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 A brief call towards investigating the potential of volatolomics for high-throughput and non-invasive disease detection.

 

[Thanks to Nikhil Lal, Karolina Sulich, and Oliver Crook for reviewing and providing helpful comments]

 

Massive multiplexed nucleic acid detection and metagenomic sequencing are crucial tools for an early warning system as well as for continued monitoring of Global Catastrophic Biological Risks (GCBRs). However, such tools are not best suited for the kind of high-throughput and minimal or non-invasive screening that is crucial in both early and later stages of a pandemic to prevent transmission and exponential growth. The 2021 Apollo Program Report by the United States’ Bipartisan Commission on Biodefense accordingly notes the need to invest in technologies such as  - “New sensing capabilities … such as non-invasive volatolomics (the detection of volatile compounds emitted by an individual) … could permit constant passive monitoring of markers of infection without interfering with or inconveniencing our daily lives. Furthermore, non-invasive and minimally-invasive detection techniques could provide avenues to monitor high-risk, high-concern, and sentinel populations for infections, without disrupting daily life.” (emphasis mine).

The utility of volatolomics and its complementarity with other technologies is best illustrated by the use-case in public transit systems, although the same logic applies to other public spaces such as grocery stores, workspaces, stadiums, schools, nursing homes and prisons. The ability to passively and continuously screen every single person as they walk through a check-point and ascertain with a high degree of accuracy whether they harbour a particular infectious agent would be a huge asset at international hubs (preventing the start of a pandemic) and domestic hubs (restricting outbreaks to local nodes). The convenience of olfaction’s ‘user interface’ in disease detection - continuous, passive, and real-time - is highly valuable on its own, and also allows for a tiered screening system by enabling the triaging of other diagnostics such as CARMEN-Cas9.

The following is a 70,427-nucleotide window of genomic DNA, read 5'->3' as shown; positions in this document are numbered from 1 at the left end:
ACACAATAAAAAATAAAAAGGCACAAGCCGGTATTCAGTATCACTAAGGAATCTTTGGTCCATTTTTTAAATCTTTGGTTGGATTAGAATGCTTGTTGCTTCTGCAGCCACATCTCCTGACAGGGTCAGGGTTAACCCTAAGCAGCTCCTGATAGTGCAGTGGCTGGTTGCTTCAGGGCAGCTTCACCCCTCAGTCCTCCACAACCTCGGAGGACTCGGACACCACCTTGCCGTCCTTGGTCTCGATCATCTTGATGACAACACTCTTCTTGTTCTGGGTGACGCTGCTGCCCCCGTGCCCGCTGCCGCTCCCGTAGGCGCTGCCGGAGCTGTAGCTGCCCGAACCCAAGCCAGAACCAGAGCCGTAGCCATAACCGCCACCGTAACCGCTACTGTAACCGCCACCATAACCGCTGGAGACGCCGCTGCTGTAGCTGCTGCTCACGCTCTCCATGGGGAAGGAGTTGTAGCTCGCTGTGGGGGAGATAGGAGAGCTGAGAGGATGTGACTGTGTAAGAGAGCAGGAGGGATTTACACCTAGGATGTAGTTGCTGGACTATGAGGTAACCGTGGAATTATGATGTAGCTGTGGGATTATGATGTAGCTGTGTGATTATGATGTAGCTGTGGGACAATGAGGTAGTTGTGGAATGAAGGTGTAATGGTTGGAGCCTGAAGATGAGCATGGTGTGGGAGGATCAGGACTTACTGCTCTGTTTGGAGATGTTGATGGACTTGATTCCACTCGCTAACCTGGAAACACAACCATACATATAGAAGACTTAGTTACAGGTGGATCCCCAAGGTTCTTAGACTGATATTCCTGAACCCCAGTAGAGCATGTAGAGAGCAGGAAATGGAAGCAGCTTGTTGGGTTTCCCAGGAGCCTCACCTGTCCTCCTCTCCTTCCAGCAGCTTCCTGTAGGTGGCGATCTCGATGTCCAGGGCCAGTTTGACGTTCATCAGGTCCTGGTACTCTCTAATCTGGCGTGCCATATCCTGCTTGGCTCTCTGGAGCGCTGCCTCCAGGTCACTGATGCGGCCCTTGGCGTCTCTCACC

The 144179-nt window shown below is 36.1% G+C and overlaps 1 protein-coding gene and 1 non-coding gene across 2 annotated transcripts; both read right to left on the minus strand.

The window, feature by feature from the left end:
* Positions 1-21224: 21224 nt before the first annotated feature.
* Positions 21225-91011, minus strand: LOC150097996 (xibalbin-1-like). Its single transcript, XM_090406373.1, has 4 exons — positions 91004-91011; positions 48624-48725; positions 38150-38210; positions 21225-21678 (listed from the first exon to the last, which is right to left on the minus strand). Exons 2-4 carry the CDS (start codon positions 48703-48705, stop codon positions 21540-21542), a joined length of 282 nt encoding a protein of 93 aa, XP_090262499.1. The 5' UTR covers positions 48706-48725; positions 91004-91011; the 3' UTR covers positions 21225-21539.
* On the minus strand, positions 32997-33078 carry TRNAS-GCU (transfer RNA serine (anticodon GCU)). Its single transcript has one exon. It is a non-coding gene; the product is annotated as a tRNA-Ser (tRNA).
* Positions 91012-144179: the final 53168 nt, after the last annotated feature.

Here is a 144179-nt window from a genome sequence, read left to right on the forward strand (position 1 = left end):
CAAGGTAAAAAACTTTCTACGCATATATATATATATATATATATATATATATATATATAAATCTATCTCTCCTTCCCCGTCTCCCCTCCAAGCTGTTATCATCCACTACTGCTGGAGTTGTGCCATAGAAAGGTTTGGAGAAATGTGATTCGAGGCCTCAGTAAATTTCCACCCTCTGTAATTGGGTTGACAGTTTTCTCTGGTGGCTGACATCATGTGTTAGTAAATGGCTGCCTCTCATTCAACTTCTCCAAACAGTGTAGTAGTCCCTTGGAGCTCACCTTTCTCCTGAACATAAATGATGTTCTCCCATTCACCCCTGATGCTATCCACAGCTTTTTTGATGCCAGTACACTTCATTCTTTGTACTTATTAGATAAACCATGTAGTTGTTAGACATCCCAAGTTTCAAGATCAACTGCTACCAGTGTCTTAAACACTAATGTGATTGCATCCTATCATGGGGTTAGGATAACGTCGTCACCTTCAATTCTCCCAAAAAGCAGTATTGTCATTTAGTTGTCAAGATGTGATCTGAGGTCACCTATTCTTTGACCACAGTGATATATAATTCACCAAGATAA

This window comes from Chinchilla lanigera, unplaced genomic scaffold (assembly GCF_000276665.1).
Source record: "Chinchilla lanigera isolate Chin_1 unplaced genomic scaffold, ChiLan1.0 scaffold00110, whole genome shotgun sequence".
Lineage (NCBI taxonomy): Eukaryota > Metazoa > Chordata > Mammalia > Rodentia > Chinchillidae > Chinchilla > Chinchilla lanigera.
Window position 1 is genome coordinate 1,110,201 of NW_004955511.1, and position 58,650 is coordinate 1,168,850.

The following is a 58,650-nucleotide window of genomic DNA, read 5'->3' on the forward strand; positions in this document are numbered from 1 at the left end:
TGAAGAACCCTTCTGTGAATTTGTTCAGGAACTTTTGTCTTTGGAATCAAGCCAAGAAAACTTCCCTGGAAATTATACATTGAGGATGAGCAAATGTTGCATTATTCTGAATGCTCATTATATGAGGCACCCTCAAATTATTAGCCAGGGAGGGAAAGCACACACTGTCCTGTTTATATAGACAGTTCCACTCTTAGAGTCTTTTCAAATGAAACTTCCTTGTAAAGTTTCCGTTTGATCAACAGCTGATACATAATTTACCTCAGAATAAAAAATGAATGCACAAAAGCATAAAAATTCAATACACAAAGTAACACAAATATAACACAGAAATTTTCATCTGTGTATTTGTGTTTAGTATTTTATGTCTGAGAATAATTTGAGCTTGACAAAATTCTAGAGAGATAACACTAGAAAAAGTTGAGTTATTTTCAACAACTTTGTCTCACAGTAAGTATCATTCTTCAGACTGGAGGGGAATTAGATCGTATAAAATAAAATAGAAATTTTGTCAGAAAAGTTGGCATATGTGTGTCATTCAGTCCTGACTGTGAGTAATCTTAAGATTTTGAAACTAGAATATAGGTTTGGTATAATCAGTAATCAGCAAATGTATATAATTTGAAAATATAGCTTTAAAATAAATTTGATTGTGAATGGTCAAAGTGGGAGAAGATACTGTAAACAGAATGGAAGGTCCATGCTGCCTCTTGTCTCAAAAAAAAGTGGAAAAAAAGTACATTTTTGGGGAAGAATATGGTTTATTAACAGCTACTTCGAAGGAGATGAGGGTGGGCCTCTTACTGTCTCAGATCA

A compelling case can be made for the foundations of such volatolomic technologies to already exist. Gas chromatography mass spectrometry (GC-MS) has undergone rapid improvements, and handheld ‘e-noses’ have been developed by multiple teams at universities such as MIT and Weizmann, as well as a plethora of start-ups, with advances in AI enabling inferences that was hitherto unavailable. New technologies that utilise hybrid ‘bioelectronic’ systems also show great promise by utilising biological receptors interfaced with artificial neural networks - e.g. Koniku (which has reportedly collaborated with Airbus) and Scentian Bio (https://www.scentianbio.com/). Strikingly, the most robust biodetection sensor remains the humble domestic dog. Biodetection dogs were employed in all 6 permanently-inhabited continents during the Covid-19 pandemic, with studies indicating that dogs outperformed ‘gold-standard’ RT-PCR (Hag-Ali, 2021). John Hopkins and UPenn researchers sketched out the case for the promise of disease detection dogs during future pandemics (Otto, 2021), and Nature covered the field in a 2022 report. Advances in the interdisciplinary working dog field, such as genetics and brain-computer interfaces, will likely further augment our abilities to work with dogs, and canine-in-the-loop automation techniques are likely to provide refinement for machine and hybrid systems.